There are many things that make it so, but primarily, only one. That is, Sin. We should not be so blinded were it not for our evils. The way would be plain before us, and the paths pleasant. But by the Fall of man from his innocent state, he has closed up those spiritual perceptions which most properly belong to him, and which, in a true state, would be his distinguishing characteristic; so that he cannot know so well what is his destiny, nor can he be so easily led into it. Hence we are often anxious about many things, which, if we

ness.

could truly see, form no direct part of the doings of God with us here, and are only permitted us as a means of gratifying our perverse inclinations for awhile, and which we cannot be turned from without violence offered to our freedom. The Lord is kind to us éven in our waywardness. He can do nothing for us in a state of non-freedom; for what we might be forced to in such a state, would not abide when the unnatural force was withdrawn. And He must keep us forever free, nor will it do to enlighten our blindness too suddenly. For, in a state of evil, if by a supernatural light which might easily enough be given, we could be made to see the end to which the Lord was conducting us, we should many times quarrel with it, and turn from it with loathing and horror. Our own evils would not appreciate the good held out to us, and we should strive all the more hardly against the Divine Providence. This would be particularly the case with such merely natural men as doated on riches and honors, and from whom it might be necessary, for their spiritual good, to strip them away. Therefore we are led blindly. And gently-oh, how tenderly, we are conducted over the rough places, and through the winding ways of this maze of human life, till by and by, if we are capable of being brought so far on in this life, He makes darkness light before us, and crooked things straight.

It should be observed here, that it is a distinct law of the Divine Providence, that we should not see it beforehand, but that we should look back and see it. If we could see it before, as already remarked, we should be constantly interfering with our own wills against it. But still, that we may know there is a Providence, we are permitted to look back and see it, and oh, how wonderfully! Perhaps there is not a religious, contemplative person living, who cannot look back upon his past life, and see some one or many instances where the guiding hand of the Lord is very apparent to his spiritual mind, and in cases perhaps where at the time it looked dark and adverse to him. He would have grasped the seeming good if he could have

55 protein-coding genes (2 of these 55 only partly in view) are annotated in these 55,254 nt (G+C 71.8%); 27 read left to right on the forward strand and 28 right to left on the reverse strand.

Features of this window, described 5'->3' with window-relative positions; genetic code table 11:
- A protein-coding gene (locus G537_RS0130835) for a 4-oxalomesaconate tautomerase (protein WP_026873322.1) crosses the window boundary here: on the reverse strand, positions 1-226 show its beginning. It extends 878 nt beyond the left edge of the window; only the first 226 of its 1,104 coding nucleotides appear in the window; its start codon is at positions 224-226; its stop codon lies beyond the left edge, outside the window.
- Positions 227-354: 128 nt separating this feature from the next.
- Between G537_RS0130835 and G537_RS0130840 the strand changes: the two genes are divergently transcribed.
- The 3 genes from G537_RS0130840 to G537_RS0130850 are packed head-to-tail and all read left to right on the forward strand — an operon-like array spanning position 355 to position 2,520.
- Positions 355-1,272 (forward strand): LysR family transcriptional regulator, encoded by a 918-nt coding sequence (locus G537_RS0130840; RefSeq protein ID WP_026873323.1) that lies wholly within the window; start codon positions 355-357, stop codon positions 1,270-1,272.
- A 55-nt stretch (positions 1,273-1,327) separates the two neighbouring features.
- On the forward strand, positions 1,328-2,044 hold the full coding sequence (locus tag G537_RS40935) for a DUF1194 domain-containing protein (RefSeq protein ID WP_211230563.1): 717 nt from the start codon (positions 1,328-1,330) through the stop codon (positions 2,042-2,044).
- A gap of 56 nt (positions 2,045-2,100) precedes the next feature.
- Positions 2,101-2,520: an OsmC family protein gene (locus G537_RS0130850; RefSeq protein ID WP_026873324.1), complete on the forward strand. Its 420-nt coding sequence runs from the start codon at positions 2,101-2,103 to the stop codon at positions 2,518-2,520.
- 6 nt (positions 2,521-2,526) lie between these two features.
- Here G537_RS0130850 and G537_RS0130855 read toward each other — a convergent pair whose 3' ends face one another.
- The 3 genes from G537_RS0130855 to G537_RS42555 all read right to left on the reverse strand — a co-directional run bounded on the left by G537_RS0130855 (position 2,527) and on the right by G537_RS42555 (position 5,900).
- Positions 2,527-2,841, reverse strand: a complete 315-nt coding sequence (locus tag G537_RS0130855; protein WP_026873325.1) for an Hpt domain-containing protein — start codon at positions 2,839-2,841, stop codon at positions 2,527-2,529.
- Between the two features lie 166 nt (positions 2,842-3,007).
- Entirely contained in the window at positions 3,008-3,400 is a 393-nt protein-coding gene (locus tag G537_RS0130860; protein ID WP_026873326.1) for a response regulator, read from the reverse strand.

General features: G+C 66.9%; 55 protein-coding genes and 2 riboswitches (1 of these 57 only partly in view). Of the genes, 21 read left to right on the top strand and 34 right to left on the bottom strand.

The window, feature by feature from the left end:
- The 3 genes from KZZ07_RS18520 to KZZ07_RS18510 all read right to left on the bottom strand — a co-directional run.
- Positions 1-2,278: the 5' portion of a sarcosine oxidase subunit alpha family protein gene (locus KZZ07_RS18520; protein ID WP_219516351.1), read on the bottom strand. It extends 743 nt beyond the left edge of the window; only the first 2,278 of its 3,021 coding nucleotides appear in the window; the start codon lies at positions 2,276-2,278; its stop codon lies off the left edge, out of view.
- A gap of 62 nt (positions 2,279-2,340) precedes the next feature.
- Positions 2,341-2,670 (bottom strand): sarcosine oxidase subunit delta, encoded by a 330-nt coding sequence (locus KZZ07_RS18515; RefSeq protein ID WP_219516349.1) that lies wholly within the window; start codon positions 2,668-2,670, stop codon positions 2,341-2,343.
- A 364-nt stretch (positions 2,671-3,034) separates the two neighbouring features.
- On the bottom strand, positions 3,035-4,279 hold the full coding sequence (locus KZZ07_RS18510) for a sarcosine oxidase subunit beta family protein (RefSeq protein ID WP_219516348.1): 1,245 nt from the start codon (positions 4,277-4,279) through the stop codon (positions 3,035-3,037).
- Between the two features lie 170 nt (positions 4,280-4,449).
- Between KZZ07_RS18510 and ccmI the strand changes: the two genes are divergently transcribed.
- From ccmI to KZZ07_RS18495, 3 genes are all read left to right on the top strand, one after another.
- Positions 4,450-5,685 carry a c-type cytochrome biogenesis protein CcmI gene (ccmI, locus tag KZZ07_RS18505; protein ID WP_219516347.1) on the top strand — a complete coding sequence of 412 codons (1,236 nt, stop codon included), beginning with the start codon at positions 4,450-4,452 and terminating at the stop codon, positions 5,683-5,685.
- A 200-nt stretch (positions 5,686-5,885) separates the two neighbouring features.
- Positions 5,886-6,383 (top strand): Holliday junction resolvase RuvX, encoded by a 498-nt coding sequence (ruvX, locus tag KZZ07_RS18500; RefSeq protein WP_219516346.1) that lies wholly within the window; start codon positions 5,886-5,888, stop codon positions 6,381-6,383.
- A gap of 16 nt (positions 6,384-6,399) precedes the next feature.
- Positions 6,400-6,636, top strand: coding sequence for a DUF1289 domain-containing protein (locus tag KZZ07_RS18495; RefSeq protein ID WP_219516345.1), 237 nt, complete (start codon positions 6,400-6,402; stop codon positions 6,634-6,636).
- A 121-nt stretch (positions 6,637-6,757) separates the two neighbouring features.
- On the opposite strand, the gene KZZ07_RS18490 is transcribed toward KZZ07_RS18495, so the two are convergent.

grasped it. He planned for it wisely, and worked diligently. But another hand unknown to him was in the work, and he was not permitted to seize the prize. By and by he begins himself to see that it would not have been good for him ; he is thankful to heaven that it did not so occur; but how much higher than any mere earthly good, and how much further extending, is the Divine Providence in all such leadings !

It cannot be too deeply impressed upon the mind, that there is not even any earthly good granted for its own sake alone, but that the whole dispensation, whether of riches, or honor, or health, or sickness, or poverty, or disgrace, has an inevitable connection with, and reference to, the spiritual and final state of the subject of it. It must be so, differently as the men of the world may calculate. It is so from the very intimate connection of all spiritual and all natural things in the constitution and course of the universe. It is not an arbitrary, but a philosophical connection ; although there are many personal and invisible agencies employed in effecting these dispensations of the Infinite, and our own freedom is largely concerned in the whole of it.

The contemplation of this one truth will solve a thousand problems concerning our earthly life; for it is not the truth alone, and the good which we receive, but the earthly circumstances which are the means of leading us to that truth and good, which form an interesting and highly important part of the Divine dealings towards us. The spiritual destitution into which the world is brought has created a great deal of bodily destitution, and our natural evils are the outbirths and consequences of our spiritual evils. Hence the wilderness of life is so dense and dark, not only as it regards spiritual truth and good, but in reference to those material conditions and seemingly untoward circumstances in which we are immersed in our struggles after a temporary subsistence. But the truth is, in every one of those conditions there is a providence no less direct and manifest in reference to eternal ends, than in the more